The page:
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GCSE Unit P3
More Mechanics; Lenses & Mirrors;
Ultrasound; Electromagnetism; Stars.

Summary Notes

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Moments and Centre of Mass

· The weight of a pivoted object can have a turning effect. If the pivot passes through its centre of
mass, the object does not turn, clockwise or anticlockwise. If a force is applied at a distance
from the pivot it has a turning effect…

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Circular Motion

· When an object moves in a circle at a steady speed, the direction of its motion, and thus its
velocity, is constantly changing. Therefore, from Newton's Second Law of Motion, a force
towards the centre of the circle (a centripetal force) is needed. In the case of…

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Reflection
· When a ray of light is reflected from a flat (plane) mirror, or a piece of glass the angle at which
it leaves the surface (angle of reflection) is the same as the angle at which it meets the surface
(angle of incidence).

· Angles are always measured…

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Curved Mirrors

· Curved mirrors work by reflecting light rays according to the rule on page 4; the normal
lines are still at right angles to the surface, but unlike for a plane mirror, are not parallel to
each other

· Curved mirrors are either convex (the back of a…

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Constructing ray diagrams for curved mirrors

1. A clear well-focussed image is formed at a point where two or more rays from the same
point on the object meet up
2. A light ray travelling parallel to the principal axis is reflected by the curved mirror so as to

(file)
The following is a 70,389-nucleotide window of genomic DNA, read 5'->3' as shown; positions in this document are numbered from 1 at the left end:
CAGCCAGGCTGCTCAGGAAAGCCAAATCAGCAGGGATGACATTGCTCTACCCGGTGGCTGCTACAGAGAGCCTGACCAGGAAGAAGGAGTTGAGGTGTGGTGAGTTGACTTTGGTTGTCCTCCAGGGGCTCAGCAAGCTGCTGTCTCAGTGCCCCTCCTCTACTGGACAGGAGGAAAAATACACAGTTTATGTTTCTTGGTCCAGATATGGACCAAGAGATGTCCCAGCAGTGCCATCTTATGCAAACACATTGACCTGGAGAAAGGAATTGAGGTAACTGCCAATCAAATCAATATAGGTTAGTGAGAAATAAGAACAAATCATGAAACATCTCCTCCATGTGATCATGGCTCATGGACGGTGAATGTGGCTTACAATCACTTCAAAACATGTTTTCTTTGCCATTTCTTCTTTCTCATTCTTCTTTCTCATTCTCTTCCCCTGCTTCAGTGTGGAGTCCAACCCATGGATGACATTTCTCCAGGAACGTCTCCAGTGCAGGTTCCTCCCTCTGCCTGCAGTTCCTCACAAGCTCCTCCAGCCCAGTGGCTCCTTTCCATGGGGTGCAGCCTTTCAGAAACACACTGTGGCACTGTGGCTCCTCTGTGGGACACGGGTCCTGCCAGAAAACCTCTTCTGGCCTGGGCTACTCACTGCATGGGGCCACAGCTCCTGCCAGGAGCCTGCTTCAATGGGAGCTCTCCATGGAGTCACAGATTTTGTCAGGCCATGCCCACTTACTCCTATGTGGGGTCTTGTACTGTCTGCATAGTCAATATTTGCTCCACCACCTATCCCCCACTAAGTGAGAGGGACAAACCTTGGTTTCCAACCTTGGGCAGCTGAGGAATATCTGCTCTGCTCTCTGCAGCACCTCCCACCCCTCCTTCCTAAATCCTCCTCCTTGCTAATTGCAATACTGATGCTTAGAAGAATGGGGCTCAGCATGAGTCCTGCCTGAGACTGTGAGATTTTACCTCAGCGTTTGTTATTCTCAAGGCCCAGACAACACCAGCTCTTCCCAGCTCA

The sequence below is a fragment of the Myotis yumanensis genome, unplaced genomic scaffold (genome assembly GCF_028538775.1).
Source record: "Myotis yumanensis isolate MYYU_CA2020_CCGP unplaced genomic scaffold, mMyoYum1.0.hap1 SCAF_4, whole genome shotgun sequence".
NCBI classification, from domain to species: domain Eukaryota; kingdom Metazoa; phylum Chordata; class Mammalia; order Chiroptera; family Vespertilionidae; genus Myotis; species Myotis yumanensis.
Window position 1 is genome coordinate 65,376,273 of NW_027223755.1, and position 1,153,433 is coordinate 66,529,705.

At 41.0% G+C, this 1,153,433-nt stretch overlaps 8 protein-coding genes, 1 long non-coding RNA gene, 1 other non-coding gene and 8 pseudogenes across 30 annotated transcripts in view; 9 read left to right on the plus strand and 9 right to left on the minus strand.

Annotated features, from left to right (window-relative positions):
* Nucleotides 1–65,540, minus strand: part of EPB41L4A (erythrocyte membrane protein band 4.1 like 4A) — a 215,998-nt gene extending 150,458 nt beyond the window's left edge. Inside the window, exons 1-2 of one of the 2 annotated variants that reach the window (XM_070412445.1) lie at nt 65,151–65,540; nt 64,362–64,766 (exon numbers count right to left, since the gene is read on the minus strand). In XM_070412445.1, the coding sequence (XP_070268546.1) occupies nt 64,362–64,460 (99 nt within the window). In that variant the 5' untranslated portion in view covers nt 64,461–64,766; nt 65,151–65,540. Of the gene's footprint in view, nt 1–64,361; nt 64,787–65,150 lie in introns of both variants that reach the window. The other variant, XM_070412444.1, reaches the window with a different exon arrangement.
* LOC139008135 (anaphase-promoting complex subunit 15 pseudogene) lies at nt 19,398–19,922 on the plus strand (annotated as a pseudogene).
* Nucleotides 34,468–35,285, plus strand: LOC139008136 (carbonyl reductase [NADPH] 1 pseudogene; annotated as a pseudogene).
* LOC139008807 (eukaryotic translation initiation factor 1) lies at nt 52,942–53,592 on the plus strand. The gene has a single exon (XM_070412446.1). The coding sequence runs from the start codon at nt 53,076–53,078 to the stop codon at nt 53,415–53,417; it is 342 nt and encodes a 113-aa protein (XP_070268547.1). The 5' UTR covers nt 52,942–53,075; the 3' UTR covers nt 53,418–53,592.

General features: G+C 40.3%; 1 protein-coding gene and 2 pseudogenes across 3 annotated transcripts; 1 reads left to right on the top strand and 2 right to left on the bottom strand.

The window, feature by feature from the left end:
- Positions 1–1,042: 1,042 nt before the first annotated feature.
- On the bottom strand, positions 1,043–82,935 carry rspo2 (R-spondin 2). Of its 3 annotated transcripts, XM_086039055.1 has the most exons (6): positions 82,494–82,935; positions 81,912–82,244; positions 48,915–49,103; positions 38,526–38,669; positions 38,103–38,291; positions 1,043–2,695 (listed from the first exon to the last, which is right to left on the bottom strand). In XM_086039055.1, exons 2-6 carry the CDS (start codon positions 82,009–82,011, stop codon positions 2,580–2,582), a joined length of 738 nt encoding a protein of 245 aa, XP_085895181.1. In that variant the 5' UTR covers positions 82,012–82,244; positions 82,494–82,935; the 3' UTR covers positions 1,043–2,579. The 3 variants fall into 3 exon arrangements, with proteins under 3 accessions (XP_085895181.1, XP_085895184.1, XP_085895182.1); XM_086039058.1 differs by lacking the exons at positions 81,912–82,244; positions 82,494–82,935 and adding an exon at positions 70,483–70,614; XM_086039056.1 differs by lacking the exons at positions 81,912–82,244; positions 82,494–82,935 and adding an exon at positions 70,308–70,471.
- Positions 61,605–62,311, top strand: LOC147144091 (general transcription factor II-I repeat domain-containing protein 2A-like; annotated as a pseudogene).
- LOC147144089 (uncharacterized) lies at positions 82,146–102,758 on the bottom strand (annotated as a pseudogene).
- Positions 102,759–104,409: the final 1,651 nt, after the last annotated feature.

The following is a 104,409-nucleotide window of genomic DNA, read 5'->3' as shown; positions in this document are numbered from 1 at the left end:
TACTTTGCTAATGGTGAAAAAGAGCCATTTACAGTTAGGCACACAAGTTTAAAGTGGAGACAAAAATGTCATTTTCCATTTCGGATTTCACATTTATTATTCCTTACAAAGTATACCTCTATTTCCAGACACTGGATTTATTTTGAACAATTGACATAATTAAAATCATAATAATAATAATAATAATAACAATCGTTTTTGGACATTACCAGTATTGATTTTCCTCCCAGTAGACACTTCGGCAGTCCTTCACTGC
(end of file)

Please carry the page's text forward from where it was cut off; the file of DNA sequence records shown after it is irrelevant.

actually…

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Refraction

· Waves are refracted because they travel at different speeds in different substances (media).

· Rays of light change direction (are refracted) when they cross the boundary between one
transparent substance and another, unless they meet the boundary at right angles (along a
normal).

· Sounds, like light, are…

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Total Internal Reflection

· When a ray of light travels from glass (or any transparent material ­ Perspex, water,
diamond, etc) into air, some of the light is also reflected from the boundary back into the
material.

· If the angle between the ray and a normal is greater than…

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Lenses

· Lenses work by refracting the light at two boundaries according to the rules on page 7. There
are converging and diverging lenses, which cause parallel rays of light incident upon them to
move together/apart after they pass through.

· You should be able to construct ray diagrams to…

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The Eye

· Light emitted or reflected by an object enters the eye through the transparent cornea, where it
undergoes refraction. Together with the lens, the cornea allows a real inverted image to be
produced on the retina. The retina contains millions of rods and cones, which are sensitive to…

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